The story takes place in 2022. In the opening pages, Jim and his wife, Tessa, are flying home to New York from a vacation in Paris. Hours of sitting have made them both tedious. “In the air,” DeLillo writes, “much of what the couple said to each other seemed to be a function of some automated process, remarks generated by the nature of airline travel itself.” Jim rambles; his wife humors him. They are “filling time. Being boring” — re-created here with distressing verisimilitude.
Suddenly, the passengers hear “a massive knocking somewhere below them.” Turbulence shakes the plane hard. Panicked voices blare over the intercom. As the chapter ends, Tessa asks, “Are we afraid?”
The novel picks up in a New York apartment where Diane and Max, a long married couple, are waiting for their friends to arrive from Paris for a Super Bowl party. So far, the only guest is Martin, one of Diane’s former physics students. For the past year, Martin has been “lost in his compulsive study of Einstein’s 1912 Manuscript on the Special Theory of Relativity,” which makes him just as much fun to be around as you might expect.
No sooner does the football game begin than the TV screen goes blank. The phones are silent. The computer is dead. Martin suggests that the Chinese government may have launched “a selective internet apocalypse.” Diane makes a joke about aliens and imagines “all the people watching intently or sitting as we are, puzzled, abandoned by science, technology, common sense.”
This opening sounds all the usual alarms of worldwide diaster: planes falling from the sky, cities plunged into darkness. The fires will surely start soon, and marauding masses will lay waste to society in an orgy of greed and murder.
We won’t get such messy calamity here. DeLillo is up to something else, something about our unnerving dependence on technology. “What happens,” the narrator asks, “to people who live inside their phones?”
Apparently, they become raving loons. It turns out that the distance between “Can you hear me now?” and “What’s left to live for?” is about seven minutes. Deprived of television and Internet access in this rapidly cooling apartment, Diane and her former student devolve into a bizarre series of non sequiturs about Jesus and Einstein. Diane thinks Martin “sounds either brilliant or unbalanced.” But that is not a tough choice. Martin starts rambling off a list of words: thaumatology, ontology, eschatology, epistemology, phenomenology, teleology, etiology, ontogeny. “He could not stop himself,” the narrator notes. Then he drops his pants, and Diane asks him to say something in German.
I began to wish I were on Jim and Tessa’s plane.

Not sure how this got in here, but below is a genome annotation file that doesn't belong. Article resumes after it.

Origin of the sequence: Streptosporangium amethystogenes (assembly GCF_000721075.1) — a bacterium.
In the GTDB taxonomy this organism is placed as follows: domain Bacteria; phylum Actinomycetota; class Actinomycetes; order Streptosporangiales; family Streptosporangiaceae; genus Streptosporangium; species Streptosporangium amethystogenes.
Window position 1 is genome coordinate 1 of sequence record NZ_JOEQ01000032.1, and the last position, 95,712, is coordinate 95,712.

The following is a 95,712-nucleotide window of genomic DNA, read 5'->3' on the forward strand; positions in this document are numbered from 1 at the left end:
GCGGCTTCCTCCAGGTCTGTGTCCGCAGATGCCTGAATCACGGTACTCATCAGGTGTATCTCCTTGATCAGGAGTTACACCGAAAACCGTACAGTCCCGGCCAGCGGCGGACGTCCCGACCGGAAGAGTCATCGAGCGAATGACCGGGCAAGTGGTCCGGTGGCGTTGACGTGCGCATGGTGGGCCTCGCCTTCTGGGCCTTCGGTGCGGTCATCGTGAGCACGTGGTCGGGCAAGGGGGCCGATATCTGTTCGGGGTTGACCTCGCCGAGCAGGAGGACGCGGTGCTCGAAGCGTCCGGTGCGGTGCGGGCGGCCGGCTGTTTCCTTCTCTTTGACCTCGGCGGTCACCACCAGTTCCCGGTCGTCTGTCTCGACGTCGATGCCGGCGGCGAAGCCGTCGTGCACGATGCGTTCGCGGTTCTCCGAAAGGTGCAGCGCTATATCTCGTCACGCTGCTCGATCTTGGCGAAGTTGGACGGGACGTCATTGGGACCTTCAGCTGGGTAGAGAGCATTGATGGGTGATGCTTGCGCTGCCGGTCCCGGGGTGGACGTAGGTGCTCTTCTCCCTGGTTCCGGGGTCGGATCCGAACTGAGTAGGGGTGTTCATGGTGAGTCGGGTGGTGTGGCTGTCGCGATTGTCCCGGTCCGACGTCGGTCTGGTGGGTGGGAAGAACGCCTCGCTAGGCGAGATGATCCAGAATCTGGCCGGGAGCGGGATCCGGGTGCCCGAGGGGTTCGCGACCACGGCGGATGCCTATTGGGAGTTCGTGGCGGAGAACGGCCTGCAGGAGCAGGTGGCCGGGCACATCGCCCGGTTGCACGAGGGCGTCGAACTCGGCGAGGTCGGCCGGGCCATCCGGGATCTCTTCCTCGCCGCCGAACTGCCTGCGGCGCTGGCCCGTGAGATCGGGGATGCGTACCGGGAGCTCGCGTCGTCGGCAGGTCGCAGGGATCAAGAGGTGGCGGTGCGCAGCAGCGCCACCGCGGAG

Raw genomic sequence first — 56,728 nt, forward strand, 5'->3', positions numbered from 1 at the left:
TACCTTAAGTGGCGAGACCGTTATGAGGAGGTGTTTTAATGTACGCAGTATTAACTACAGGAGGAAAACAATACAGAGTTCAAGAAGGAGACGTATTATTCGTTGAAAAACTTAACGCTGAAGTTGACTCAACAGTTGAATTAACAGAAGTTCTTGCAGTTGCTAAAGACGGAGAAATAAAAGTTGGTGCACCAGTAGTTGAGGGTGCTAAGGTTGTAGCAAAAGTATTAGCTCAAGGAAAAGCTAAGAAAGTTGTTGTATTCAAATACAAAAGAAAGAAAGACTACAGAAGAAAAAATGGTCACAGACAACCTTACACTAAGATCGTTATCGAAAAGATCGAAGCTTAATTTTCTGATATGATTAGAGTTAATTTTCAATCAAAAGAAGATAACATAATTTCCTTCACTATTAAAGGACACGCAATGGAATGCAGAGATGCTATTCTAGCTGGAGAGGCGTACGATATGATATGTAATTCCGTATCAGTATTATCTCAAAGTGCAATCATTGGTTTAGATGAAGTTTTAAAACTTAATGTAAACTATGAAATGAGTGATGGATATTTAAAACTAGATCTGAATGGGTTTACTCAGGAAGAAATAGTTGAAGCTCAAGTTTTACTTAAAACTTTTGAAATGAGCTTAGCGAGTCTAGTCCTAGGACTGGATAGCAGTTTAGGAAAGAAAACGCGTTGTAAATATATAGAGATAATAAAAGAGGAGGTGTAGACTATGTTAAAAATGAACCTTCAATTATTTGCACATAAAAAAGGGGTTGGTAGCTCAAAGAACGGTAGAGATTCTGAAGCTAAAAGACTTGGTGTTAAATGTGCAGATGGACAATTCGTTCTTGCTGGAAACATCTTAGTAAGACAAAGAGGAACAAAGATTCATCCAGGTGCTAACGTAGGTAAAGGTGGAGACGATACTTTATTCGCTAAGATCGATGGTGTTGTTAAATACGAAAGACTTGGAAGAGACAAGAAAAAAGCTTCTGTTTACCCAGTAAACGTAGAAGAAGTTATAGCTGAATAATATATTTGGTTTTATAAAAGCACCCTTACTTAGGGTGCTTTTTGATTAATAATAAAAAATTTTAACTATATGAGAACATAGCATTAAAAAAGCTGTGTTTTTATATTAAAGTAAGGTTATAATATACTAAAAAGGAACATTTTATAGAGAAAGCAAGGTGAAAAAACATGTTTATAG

Undisturbed just a few feet away, Max stares at the blank TV screen, narrating the game and the commercials that no one is seeing. This is a Super Bowl party as reimagined by Ionesco.
Given the novel’s dramatic posing, it’s not surprising that Simon & Schuster is releasing the audiobook with a full cast that includes Laurie Anderson, Jeremy Bobb, Marin Ireland, Robin Miles, Jay O. Sanders and Michael Stuhlbarg. Surely, if theaters ever reopen, “The Silence” will be staged by some exceedingly earnest director and accompanied by music by Philip Glass.
Meanwhile, Jim and Tessa have miraculously survived and been taken to a hospital, where they have sex in the restroom, which is not standard treatment for injuries sustained during a plane crash. But clearly, this is no ordinary night. The trauma nurse asks Jim, “Is everything in the datasphere subject to distortion and theft?” (I’m almost certain my health insurance doesn’t cover that.) If she’s not much of a nurse, at least she hits upon the central theme of “The Silence”: “The more advanced, the more vulnerable,” she says. “Our systems of surveillance, our facial recognition devices, our imagery resolution. How do we know who we are?”
Our dangerous reliance on technology is a well-trod concern — trod brilliantly, in fact, by DeLillo’s own earlier novels. In these latter days, it’s not possible to articulate something profound about society’s fragility by striking a series of eccentric affectations. After “The Road,” “Oryx and Crake,” “Station Eleven” and other unnerving dystopias, “The Silence” feels like Apocalypse Lite for people who don’t want to get their hands dirty.
DeLillo refers to “the human slivers of a civilization,” but the plot of this novel is so attenuated that it conveys little of that precarious condition. As the hours tick by, these characters swing erratically from domestic banality to absurdist spectacle. Never have five people reacted with such existential dread to missing the Super Bowl. If they’d run out of guacamole, they might have jumped out the window.